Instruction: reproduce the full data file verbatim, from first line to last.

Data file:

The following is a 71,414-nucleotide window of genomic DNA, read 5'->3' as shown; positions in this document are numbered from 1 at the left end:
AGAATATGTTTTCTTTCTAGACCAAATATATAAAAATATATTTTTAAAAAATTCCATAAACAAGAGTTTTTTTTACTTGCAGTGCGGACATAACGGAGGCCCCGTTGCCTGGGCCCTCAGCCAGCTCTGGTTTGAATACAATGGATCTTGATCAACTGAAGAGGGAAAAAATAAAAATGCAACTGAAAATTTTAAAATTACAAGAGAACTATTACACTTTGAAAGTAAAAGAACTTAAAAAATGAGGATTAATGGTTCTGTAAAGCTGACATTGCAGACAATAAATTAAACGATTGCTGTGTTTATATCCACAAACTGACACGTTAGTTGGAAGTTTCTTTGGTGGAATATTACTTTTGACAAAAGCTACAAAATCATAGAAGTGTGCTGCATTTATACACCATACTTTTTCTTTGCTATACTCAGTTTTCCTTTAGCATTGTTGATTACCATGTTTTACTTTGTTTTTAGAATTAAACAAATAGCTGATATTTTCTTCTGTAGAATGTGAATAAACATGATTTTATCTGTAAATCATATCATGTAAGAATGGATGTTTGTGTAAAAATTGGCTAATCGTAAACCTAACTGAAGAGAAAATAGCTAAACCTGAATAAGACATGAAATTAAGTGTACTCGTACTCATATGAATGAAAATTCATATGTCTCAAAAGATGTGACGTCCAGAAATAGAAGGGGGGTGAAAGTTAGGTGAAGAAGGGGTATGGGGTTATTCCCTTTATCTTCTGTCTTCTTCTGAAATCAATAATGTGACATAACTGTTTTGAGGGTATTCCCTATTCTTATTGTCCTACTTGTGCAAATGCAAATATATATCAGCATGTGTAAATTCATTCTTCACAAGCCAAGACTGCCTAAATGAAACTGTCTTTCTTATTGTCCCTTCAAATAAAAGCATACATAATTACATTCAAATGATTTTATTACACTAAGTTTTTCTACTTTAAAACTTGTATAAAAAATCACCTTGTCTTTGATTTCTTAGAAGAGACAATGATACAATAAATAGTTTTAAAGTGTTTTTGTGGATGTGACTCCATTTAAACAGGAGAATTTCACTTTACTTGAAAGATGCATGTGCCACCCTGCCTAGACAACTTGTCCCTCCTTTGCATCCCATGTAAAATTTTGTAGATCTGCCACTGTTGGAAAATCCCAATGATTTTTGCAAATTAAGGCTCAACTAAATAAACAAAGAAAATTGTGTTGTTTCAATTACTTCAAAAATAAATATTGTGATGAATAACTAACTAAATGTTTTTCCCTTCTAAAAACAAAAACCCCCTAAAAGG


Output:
The following is a 71,414-nucleotide window of genomic DNA, read 5'->3' as shown; positions in this document are numbered from 1 at the left end:
AGAATATGTTTTCTTTCTAGACCAAATATATAAAAATATATTTTTAAAAAATTCCATAAACAAGAGTTTTTTTTACTTGCAGTGCGGACATAACGGAGGCCCCGTTGCCTGGGCCCTCAGCCAGCTCTGGTTTGAATACAATGGATCTTGATCAACTGAAGAGGGAAAAAATAAAAATGCAACTGAAAATTTTAAAATTACAAGAGAACTATTACACTTTGAAAGTAAAAGAACTTAAAAAATGAGGATTAATGGTTCTGTAAAGCTGACATTGCAGACAATAAATTAAACGATTGCTGTGTTTATATCCACAAACTGACACGTTAGTTGGAAGTTTCTTTGGTGGAATATTACTTTTGACAAAAGCTACAAAATCATAGAAGTGTGCTGCATTTATACACCATACTTTTTCTTTGCTATACTCAGTTTTCCTTTAGCATTGTTGATTACCATGTTTTACTTTGTTTTTAGAATTAAACAAATAGCTGATATTTTCTTCTGTAGAATGTGAATAAACATGATTTTATCTGTAAATCATATCATGTAAGAATGGATGTTTGTGTAAAAATTGGCTAATCGTAAACCTAACTGAAGAGAAAATAGCTAAACCTGAATAAGACATGAAATTAAGTGTACTCGTACTCATATGAATGAAAATTCATATGTCTCAAAAGATGTGACGTCCAGAAATAGAAGGGGGGTGAAAGTTAGGTGAAGAAGGGGTATGGGGTTATTCCCTTTATCTTCTGTCTTCTTCTGAAATCAATAATGTGACATAACTGTTTTGAGGGTATTCCCTATTCTTATTGTCCTACTTGTGCAAATGCAAATATATATCAGCATGTGTAAATTCATTCTTCACAAGCCAAGACTGCCTAAATGAAACTGTCTTTCTTATTGTCCCTTCAAATAAAAGCATACATAATTACATTCAAATGATTTTATTACACTAAGTTTTTCTACTTTAAAACTTGTATAAAAAATCACCTTGTCTTTGATTTCTTAGAAGAGACAATGATACAATAAATAGTTTTAAAGTGTTTTTGTGGATGTGACTCCATTTAAACAGGAGAATTTCACTTTACTTGAAAGATGCATGTGCCACCCTGCCTAGACAACTTGTCCCTCCTTTGCATCCCATGTAAAATTTTGTAGATCTGCCACTGTTGGAAAATCCCAATGATTTTTGCAAATTAAGGCTCAACTAAATAAACAAAGAAAATTGTGTTGTTTCAATTACTTCAAAAATAAATATTGTGATGAATAACTAACTAAATGTTTTTCCCTTCTAAAAACAAAAACCCCCTAAAAGG